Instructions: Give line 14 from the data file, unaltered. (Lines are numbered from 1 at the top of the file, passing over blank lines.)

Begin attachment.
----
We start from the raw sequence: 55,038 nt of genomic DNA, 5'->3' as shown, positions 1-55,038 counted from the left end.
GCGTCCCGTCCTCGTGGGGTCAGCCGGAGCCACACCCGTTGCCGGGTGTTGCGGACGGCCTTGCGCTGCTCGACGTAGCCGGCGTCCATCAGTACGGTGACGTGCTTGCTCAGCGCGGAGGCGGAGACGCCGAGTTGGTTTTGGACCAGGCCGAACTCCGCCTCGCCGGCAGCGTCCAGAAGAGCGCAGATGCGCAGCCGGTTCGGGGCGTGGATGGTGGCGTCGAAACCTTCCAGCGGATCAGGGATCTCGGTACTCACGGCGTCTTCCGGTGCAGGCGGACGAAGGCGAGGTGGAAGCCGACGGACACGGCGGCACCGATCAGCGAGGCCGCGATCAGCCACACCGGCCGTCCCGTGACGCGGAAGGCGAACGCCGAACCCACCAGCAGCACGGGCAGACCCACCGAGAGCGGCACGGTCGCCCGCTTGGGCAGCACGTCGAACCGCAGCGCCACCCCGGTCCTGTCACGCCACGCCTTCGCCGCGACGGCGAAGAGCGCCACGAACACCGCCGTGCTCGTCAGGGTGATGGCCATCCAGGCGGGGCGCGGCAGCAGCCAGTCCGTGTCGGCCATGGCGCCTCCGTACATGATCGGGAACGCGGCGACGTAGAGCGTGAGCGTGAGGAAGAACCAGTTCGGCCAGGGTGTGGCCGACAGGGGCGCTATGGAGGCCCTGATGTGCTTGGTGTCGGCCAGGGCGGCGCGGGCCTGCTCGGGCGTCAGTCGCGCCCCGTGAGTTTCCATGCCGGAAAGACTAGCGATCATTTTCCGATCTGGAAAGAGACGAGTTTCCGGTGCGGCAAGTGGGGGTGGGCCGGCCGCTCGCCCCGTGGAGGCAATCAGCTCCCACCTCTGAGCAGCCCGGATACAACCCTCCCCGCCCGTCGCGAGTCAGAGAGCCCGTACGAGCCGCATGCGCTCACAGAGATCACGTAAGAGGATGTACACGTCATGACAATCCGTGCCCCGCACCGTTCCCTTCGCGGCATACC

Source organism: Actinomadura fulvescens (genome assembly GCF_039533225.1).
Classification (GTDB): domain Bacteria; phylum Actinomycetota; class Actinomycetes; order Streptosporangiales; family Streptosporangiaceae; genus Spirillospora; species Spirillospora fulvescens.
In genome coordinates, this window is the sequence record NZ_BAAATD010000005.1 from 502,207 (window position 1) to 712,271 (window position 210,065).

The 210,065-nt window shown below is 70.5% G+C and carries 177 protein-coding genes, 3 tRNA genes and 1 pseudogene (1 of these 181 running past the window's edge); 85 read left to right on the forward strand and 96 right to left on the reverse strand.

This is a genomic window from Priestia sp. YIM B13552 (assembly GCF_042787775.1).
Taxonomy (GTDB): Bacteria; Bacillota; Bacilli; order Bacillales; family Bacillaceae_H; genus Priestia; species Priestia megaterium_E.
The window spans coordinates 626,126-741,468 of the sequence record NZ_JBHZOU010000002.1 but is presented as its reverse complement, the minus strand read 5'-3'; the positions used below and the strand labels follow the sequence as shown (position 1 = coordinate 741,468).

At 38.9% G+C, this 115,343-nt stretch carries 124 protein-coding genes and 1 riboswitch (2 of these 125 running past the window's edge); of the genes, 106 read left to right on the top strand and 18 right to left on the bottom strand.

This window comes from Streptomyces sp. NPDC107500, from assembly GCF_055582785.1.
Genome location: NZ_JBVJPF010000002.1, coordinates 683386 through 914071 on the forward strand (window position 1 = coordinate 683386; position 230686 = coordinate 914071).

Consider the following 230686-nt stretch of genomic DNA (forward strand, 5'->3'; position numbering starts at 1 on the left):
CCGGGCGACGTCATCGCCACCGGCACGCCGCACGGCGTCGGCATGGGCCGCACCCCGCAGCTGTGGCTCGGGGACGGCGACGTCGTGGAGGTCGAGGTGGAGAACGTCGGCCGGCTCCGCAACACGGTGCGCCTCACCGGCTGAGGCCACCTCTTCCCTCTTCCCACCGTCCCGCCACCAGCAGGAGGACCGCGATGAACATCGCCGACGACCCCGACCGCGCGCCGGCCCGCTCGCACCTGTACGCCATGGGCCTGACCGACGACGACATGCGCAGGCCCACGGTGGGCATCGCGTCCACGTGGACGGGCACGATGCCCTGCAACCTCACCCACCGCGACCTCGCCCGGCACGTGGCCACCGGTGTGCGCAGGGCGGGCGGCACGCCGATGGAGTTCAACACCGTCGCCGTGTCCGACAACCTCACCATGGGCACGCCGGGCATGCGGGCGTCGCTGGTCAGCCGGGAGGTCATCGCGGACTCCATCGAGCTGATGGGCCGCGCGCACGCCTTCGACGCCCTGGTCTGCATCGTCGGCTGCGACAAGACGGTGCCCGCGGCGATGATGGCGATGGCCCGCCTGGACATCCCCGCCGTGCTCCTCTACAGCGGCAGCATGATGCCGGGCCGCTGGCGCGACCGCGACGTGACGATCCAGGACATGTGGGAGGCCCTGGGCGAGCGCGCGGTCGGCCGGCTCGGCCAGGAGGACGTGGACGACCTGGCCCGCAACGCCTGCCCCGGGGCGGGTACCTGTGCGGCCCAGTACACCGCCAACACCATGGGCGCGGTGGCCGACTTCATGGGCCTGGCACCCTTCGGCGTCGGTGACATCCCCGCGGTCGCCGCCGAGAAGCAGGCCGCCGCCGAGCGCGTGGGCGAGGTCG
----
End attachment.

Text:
CCGGGCGACGTCATCGCCACCGGCACGCCGCACGGCGTCGGCATGGGCCGCACCCCGCAGCTGTGGCTCGGGGACGGCGACGTCGTGGAGGTCGAGGTGGAGAACGTCGGCCGGCTCCGCAACACGGTGCGCCTCACCGGCTGAGGCCACCTCTTCCCTCTTCCCACCGTCCCGCCACCAGCAGGAGGACCGCGATGAACATCGCCGACGACCCCGACCGCGCGCCGGCCCGCTCGCACCTGTACGCCATGGGCCTGACCGACGACGACATGCGCAGGCCCACGGTGGGCATCGCGTCCACGTGGACGGGCACGATGCCCTGCAACCTCACCCACCGCGACCTCGCCCGGCACGTGGCCACCGGTGTGCGCAGGGCGGGCGGCACGCCGATGGAGTTCAACACCGTCGCCGTGTCCGACAACCTCACCATGGGCACGCCGGGCATGCGGGCGTCGCTGGTCAGCCGGGAGGTCATCGCGGACTCCATCGAGCTGATGGGCCGCGCGCACGCCTTCGACGCCCTGGTCTGCATCGTCGGCTGCGACAAGACGGTGCCCGCGGCGATGATGGCGATGGCCCGCCTGGACATCCCCGCCGTGCTCCTCTACAGCGGCAGCATGATGCCGGGCCGCTGGCGCGACCGCGACGTGACGATCCAGGACATGTGGGAGGCCCTGGGCGAGCGCGCGGTCGGCCGGCTCGGCCAGGAGGACGTGGACGACCTGGCCCGCAACGCCTGCCCCGGGGCGGGTACCTGTGCGGCCCAGTACACCGCCAACACCATGGGCGCGGTGGCCGACTTCATGGGCCTGGCACCCTTCGGCGTCGGTGACATCCCCGCGGTCGCCGCCGAGAAGCAGGCCGCCGCCGAGCGCGTGGGCGAGGTCG